At least a million civilians fleeing regime attacks that have targeted schools and hospitals in Idlib remain massed on Turkey’s border, where they are surviving in miserable conditions. Turkey says it cannot take them. UN officials describe their plight as the gravest humanitarian catastrophe to have struck Syria since the start of the civil conflict in 2011.
At the same time, around 13,000 migrants, mainly Afghans, have flocked to Turkey’s Pazarkule border crossing with Greece, where Greek border guards have violently prevented them from getting through.
Turkey’s Interior Minister Suleyman Soylu announced on Twitter today that the number of migrants who had reached Greece via Turkey’s border province of Edirne had reached 130,469. The figures are believed to be inflated and the Greek authorities have labeled them dangerous misinformation.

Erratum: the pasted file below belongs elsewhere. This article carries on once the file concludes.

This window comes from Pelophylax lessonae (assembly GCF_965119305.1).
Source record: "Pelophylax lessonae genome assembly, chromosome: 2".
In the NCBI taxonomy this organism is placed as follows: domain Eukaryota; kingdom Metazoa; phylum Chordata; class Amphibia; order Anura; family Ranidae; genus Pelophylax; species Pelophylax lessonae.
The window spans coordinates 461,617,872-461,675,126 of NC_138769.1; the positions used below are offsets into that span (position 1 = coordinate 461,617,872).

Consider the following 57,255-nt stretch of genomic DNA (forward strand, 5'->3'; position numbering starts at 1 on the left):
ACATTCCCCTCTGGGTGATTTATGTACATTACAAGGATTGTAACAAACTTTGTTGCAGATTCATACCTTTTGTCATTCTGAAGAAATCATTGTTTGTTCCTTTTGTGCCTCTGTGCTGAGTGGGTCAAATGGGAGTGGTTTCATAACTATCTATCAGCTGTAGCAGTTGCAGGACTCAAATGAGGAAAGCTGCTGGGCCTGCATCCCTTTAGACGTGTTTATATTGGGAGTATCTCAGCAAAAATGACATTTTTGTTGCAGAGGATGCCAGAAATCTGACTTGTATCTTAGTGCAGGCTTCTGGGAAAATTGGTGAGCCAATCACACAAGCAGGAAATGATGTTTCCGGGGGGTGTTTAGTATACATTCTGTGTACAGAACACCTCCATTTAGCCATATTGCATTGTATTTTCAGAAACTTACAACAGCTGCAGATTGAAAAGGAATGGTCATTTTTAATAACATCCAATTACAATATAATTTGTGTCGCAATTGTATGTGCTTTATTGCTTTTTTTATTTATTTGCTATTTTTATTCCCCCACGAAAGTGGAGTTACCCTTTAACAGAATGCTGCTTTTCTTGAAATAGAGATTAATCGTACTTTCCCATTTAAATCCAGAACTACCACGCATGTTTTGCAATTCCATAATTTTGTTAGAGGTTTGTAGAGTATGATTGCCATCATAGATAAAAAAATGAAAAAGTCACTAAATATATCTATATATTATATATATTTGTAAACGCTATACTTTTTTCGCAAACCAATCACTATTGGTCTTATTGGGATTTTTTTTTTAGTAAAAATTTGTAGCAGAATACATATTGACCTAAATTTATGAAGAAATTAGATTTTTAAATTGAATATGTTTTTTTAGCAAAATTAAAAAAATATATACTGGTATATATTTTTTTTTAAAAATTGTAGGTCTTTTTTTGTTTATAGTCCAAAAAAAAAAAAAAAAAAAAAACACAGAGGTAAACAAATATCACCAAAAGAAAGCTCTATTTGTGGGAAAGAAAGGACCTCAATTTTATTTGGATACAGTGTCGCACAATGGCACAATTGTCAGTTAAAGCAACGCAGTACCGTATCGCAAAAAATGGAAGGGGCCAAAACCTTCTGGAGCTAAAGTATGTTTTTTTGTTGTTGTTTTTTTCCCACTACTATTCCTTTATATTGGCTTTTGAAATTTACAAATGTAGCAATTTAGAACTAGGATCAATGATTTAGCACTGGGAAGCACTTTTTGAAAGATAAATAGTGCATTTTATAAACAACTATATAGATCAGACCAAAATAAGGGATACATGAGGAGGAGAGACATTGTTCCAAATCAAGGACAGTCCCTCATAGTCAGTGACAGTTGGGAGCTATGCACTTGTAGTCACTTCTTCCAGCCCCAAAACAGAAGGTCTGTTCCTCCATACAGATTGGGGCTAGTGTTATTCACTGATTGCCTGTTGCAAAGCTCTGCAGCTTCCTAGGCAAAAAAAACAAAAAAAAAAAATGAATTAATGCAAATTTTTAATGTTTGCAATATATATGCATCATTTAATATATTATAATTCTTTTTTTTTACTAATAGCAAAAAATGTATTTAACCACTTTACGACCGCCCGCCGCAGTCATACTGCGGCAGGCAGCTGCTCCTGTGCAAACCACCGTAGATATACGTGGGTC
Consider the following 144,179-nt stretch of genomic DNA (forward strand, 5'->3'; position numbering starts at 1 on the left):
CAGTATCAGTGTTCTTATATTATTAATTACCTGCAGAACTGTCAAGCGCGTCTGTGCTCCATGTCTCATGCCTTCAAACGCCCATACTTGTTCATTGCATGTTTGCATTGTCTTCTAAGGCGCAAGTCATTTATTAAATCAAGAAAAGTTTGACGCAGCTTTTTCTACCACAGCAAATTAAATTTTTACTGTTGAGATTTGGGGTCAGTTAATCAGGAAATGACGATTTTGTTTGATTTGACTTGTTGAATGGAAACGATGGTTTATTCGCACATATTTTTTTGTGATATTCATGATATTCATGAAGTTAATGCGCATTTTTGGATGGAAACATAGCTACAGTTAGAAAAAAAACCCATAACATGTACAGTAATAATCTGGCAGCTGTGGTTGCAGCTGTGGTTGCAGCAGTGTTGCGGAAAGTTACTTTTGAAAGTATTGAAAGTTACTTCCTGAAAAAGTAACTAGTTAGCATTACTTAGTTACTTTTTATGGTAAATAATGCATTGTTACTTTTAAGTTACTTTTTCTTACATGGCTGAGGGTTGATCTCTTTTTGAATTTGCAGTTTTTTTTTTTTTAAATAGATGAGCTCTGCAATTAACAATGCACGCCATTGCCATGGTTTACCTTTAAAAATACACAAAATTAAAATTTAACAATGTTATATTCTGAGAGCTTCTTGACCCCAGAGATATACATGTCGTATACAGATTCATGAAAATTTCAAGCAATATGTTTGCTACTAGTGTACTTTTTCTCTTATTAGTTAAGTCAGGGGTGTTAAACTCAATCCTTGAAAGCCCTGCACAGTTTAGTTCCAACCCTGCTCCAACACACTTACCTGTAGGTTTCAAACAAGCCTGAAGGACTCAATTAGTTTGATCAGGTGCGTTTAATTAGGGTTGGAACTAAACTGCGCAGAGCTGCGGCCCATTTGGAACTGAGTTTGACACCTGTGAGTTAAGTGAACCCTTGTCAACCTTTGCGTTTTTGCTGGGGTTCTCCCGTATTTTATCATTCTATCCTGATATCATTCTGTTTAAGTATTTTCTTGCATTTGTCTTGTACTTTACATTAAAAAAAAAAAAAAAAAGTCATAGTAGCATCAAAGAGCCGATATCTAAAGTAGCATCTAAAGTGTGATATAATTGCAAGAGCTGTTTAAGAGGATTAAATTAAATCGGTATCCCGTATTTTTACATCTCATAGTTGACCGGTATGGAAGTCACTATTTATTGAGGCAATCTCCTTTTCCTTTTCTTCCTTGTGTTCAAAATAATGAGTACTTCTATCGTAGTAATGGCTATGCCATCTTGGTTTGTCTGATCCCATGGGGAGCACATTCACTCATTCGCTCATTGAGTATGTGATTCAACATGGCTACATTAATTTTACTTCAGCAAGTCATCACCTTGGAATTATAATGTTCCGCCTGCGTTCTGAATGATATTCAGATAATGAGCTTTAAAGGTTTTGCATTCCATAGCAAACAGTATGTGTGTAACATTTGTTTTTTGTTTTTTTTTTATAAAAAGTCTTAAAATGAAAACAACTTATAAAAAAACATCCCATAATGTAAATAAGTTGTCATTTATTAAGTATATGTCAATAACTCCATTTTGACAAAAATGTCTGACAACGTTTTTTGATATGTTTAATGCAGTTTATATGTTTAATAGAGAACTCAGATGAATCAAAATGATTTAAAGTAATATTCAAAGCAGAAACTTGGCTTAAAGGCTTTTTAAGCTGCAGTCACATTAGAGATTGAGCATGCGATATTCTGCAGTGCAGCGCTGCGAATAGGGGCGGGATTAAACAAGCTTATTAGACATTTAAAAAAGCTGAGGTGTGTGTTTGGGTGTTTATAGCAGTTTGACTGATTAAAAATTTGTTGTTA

“What’s the idea behind that?” the official briefing Al-Monitor asked. “Just to tell that story to a Turkish audience or to increase the push factor toward migrants to make their way to the border, or a combination of both? It’s still not clear.”
Either way, the official noted, “Erdogan has very powerful leverage if he decides to use it even more ruthlessly than he’s done so far. Numbers do matter.”
Should the number of migrants on the border swell to the levels claimed by Soylu, it may well prove impossible to staunch their flow. “It’s a big concern that the Bulgarians have,” the official said.